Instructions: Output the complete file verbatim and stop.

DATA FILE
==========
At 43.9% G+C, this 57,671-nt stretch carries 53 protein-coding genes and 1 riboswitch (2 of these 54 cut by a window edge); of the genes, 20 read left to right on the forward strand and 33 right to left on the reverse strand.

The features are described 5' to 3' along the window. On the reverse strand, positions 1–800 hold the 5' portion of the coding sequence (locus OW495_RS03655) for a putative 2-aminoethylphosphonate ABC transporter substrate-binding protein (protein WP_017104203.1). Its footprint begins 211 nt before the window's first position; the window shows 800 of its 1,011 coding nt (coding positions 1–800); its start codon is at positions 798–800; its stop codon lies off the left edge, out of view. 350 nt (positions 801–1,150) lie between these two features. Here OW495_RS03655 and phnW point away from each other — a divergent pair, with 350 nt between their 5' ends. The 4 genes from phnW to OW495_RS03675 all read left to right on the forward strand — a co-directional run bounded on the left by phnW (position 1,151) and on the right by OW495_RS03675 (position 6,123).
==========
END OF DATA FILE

At 43.9% G+C, this 57,671-nt stretch carries 53 protein-coding genes and 1 riboswitch (2 of these 54 cut by a window edge); of the genes, 20 read left to right on the forward strand and 33 right to left on the reverse strand.

The features are described 5' to 3' along the window. On the reverse strand, positions 1–800 hold the 5' portion of the coding sequence (locus OW495_RS03655) for a putative 2-aminoethylphosphonate ABC transporter substrate-binding protein (protein WP_017104203.1). Its footprint begins 211 nt before the window's first position; the window shows 800 of its 1,011 coding nt (coding positions 1–800); its start codon is at positions 798–800; its stop codon lies off the left edge, out of view. 350 nt (positions 801–1,150) lie between these two features. Here OW495_RS03655 and phnW point away from each other — a divergent pair, with 350 nt between their 5' ends. The 4 genes from phnW to OW495_RS03675 all read left to right on the forward strand — a co-directional run bounded on the left by phnW (position 1,151) and on the right by OW495_RS03675 (position 6,123).